Close to 800 drivers — most of whom were impaired — have had their vehicles seized since Saskatchewan’s new driving laws came into effect in June.

On top of that, 515 received licence suspensions, for a total of 1,300 offences.

SGI spokeswoman Kelly Brinkworth hopes the vehicle seizures “make people think twice” about drinking and driving.

“Even if it happens once, it should be enough of a wake-up call,” she said.

After all, she said, it’s not easy to explain the loss of your vehicle to your family or, if it’s a company car, your boss.

The number of unauthorized drivers who had their vehicles seized was close to the number of impaired seizures — 280, compared with 293 drunk drivers.

But it seems not everyone’s taking notice of the new laws, with the number of both high- and low-impaired driving charges higher than this time last year.

While SGI has heard from a few motorists irate at having their vehicle seized, Brinkworth said “if they weren’t (drinking and driving) in the first place, it would never have happened.”

One extra person has been hired to deal with the extra paperwork of the new laws, the cost of which is covered by the $50 SGI gets from each vehicle seizure.

Brinkworth said it’s expected the agency will be able to keep up, which will be easy if, as she hopes, the downward trend of offences continues.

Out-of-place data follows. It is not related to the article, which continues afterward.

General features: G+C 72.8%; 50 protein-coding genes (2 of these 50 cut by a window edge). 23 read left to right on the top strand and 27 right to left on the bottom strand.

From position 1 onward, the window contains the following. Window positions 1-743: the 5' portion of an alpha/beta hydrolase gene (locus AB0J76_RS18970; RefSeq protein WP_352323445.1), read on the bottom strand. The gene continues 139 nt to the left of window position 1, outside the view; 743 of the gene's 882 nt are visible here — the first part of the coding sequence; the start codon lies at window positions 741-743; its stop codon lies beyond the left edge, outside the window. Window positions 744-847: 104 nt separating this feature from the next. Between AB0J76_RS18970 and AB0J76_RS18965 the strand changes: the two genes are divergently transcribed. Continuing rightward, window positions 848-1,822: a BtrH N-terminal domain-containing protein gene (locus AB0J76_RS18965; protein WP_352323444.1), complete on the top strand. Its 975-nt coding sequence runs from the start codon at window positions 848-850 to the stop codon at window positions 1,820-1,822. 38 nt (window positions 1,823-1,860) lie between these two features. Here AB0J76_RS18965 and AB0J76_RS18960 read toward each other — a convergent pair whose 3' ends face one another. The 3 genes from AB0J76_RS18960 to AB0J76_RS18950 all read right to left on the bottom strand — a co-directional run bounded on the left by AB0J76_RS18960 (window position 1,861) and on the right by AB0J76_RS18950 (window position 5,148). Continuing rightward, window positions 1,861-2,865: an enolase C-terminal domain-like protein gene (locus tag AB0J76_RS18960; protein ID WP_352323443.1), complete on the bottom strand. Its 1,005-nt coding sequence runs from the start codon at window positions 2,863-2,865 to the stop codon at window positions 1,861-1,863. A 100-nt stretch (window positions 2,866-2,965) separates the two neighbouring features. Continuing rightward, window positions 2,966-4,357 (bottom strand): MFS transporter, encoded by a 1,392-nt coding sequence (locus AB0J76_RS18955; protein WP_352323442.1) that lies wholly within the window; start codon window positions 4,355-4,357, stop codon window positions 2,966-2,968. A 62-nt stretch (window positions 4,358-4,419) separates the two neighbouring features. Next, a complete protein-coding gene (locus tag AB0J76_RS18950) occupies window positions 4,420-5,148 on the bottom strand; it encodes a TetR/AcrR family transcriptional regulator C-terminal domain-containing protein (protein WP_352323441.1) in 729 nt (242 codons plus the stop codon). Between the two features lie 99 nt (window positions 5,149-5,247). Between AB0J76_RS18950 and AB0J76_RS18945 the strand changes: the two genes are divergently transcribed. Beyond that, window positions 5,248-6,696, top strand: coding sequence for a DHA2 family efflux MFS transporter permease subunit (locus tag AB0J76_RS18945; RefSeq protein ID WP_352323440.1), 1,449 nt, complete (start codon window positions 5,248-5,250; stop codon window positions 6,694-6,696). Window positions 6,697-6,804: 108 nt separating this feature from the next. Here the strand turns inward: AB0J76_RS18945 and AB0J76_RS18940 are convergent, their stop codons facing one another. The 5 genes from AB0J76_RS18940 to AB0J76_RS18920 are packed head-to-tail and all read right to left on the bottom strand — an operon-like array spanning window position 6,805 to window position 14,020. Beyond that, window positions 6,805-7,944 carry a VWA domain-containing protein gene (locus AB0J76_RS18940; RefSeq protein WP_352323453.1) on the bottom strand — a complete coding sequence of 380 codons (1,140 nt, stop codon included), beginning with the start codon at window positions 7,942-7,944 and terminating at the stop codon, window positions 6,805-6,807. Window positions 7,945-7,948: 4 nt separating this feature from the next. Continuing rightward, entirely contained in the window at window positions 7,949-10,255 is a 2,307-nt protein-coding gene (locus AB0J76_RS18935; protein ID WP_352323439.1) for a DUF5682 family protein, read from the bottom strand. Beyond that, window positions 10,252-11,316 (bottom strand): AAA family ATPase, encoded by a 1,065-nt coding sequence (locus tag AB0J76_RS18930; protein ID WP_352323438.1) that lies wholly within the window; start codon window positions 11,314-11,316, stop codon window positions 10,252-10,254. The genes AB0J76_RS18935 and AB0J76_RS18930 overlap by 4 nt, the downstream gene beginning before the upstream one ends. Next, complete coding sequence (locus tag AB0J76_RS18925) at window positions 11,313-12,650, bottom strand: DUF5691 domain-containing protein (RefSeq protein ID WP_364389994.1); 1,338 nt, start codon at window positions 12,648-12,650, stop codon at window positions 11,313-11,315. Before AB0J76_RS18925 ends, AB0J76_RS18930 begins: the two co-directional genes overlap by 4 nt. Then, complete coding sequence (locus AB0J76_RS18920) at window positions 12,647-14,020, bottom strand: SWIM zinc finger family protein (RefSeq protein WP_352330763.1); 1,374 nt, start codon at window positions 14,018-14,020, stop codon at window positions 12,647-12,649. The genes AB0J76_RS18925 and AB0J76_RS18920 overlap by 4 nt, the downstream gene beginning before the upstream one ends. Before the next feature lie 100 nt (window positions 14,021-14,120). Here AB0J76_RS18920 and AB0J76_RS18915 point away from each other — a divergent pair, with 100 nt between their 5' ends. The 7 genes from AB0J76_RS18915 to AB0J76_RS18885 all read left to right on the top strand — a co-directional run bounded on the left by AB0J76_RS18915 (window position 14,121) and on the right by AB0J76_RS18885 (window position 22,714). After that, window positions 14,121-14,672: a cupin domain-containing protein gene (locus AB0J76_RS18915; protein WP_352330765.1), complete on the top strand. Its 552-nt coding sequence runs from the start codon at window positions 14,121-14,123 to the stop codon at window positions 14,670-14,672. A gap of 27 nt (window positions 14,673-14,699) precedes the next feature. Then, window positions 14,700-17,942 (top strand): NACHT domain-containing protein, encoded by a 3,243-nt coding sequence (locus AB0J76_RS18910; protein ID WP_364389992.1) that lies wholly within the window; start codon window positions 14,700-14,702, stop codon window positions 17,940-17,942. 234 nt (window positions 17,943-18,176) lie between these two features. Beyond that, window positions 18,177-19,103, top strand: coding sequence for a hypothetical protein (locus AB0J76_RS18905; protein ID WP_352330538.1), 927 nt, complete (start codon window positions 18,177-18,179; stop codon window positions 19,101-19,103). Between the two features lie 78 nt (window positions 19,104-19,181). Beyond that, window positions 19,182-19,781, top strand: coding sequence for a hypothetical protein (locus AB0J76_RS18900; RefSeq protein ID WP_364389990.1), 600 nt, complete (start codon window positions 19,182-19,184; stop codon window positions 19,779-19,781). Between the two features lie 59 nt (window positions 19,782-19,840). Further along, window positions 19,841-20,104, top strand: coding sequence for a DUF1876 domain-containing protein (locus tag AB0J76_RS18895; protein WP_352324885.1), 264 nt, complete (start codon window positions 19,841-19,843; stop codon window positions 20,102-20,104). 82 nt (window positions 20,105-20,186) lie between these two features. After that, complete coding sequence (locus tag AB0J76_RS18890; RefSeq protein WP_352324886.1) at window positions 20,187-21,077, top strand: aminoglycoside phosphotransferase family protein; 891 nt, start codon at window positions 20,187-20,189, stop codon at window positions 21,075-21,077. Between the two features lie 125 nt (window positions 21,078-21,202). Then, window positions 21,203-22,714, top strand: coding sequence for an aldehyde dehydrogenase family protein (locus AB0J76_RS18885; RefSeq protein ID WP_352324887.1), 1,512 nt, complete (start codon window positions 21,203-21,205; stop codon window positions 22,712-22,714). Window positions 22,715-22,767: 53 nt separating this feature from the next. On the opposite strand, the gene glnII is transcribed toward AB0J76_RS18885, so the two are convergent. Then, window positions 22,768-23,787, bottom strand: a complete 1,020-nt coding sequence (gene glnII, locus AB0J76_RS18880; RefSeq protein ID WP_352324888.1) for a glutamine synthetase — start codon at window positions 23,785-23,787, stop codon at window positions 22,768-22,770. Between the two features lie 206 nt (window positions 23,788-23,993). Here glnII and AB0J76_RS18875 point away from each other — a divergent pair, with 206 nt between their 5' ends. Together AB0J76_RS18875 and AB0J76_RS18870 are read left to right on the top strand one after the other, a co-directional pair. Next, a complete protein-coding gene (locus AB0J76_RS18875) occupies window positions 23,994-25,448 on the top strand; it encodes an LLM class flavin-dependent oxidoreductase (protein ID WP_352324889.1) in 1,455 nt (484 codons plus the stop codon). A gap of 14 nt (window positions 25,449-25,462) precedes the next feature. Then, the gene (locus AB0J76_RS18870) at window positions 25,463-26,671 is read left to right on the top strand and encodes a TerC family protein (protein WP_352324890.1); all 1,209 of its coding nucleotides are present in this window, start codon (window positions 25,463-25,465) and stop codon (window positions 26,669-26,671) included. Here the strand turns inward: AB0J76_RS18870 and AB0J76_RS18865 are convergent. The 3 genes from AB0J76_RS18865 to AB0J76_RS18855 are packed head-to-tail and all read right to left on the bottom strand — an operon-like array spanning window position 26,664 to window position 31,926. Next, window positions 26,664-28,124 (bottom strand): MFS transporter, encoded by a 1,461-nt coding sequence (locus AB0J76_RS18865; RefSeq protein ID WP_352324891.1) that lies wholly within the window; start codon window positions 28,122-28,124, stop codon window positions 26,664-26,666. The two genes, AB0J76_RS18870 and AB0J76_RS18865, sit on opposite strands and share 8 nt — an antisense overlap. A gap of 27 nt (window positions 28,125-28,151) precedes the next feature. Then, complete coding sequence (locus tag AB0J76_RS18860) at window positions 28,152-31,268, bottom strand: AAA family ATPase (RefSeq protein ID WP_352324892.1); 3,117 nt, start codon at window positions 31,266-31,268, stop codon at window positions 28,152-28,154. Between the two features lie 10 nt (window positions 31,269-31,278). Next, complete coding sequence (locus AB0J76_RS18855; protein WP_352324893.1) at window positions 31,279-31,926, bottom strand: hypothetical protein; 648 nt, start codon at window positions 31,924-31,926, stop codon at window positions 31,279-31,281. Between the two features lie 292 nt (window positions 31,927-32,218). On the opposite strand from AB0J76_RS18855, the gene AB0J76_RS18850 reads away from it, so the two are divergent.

The tougher laws targeting distracted, impaired and lead-footed drivers came into effect on June 27, and SGI estimates it will save $12 million through reduced accident claims.

The changes, which include longer licence suspensions and vehicle seizures, are some of the most significant changes to traffic laws.

In a statement, SGI president and CEO Andrew Cartmell called the high number of impaired driver infractions “frustrating.”

“There’s simply no excuse for drinking and driving when there are so many options for getting home safely,” he said.

“Thanks to new vehicle seizure laws, drivers that don’t plan a safe ride home and choose to drive while impaired can now be removed from the road immediately, reducing the risk of a senseless collision and possible injury or death.”

Source: Leader Post


Last updated on: 2014-08-23 | Link to this post